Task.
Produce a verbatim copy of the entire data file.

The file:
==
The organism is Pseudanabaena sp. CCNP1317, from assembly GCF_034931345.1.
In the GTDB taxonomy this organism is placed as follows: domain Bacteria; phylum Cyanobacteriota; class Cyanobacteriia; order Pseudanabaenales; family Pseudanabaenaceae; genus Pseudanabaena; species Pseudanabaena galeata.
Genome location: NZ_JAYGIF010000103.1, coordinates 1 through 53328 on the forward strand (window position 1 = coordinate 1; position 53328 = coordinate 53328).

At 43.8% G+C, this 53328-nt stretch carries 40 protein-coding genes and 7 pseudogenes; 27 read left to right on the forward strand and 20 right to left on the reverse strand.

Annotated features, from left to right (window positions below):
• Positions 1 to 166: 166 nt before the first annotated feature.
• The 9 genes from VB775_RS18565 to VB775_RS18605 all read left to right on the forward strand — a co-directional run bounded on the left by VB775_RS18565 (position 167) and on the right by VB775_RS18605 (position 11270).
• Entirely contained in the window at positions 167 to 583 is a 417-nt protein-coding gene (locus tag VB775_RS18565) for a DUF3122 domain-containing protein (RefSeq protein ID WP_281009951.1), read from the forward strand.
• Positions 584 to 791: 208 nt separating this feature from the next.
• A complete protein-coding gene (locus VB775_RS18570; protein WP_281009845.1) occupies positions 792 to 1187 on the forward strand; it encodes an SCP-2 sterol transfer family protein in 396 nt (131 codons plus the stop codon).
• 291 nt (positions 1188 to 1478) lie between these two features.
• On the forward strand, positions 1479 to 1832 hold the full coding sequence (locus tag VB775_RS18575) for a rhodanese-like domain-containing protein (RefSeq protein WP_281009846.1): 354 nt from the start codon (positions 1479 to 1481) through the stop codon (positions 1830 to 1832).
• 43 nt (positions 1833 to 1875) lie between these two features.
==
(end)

The organism is Pseudanabaena sp. CCNP1317, from assembly GCF_034931345.1.
In the GTDB taxonomy this organism is placed as follows: domain Bacteria; phylum Cyanobacteriota; class Cyanobacteriia; order Pseudanabaenales; family Pseudanabaenaceae; genus Pseudanabaena; species Pseudanabaena galeata.
Genome location: NZ_JAYGIF010000103.1, coordinates 1 through 53328 on the forward strand (window position 1 = coordinate 1; position 53328 = coordinate 53328).

At 43.8% G+C, this 53328-nt stretch carries 40 protein-coding genes and 7 pseudogenes; 27 read left to right on the forward strand and 20 right to left on the reverse strand.

Annotated features, from left to right (window positions below):
• Positions 1 to 166: 166 nt before the first annotated feature.
• The 9 genes from VB775_RS18565 to VB775_RS18605 all read left to right on the forward strand — a co-directional run bounded on the left by VB775_RS18565 (position 167) and on the right by VB775_RS18605 (position 11270).
• Entirely contained in the window at positions 167 to 583 is a 417-nt protein-coding gene (locus tag VB775_RS18565) for a DUF3122 domain-containing protein (RefSeq protein ID WP_281009951.1), read from the forward strand.
• Positions 584 to 791: 208 nt separating this feature from the next.
• A complete protein-coding gene (locus VB775_RS18570; protein WP_281009845.1) occupies positions 792 to 1187 on the forward strand; it encodes an SCP-2 sterol transfer family protein in 396 nt (131 codons plus the stop codon).
• 291 nt (positions 1188 to 1478) lie between these two features.
• On the forward strand, positions 1479 to 1832 hold the full coding sequence (locus tag VB775_RS18575) for a rhodanese-like domain-containing protein (RefSeq protein WP_281009846.1): 354 nt from the start codon (positions 1479 to 1481) through the stop codon (positions 1830 to 1832).
• 43 nt (positions 1833 to 1875) lie between these two features.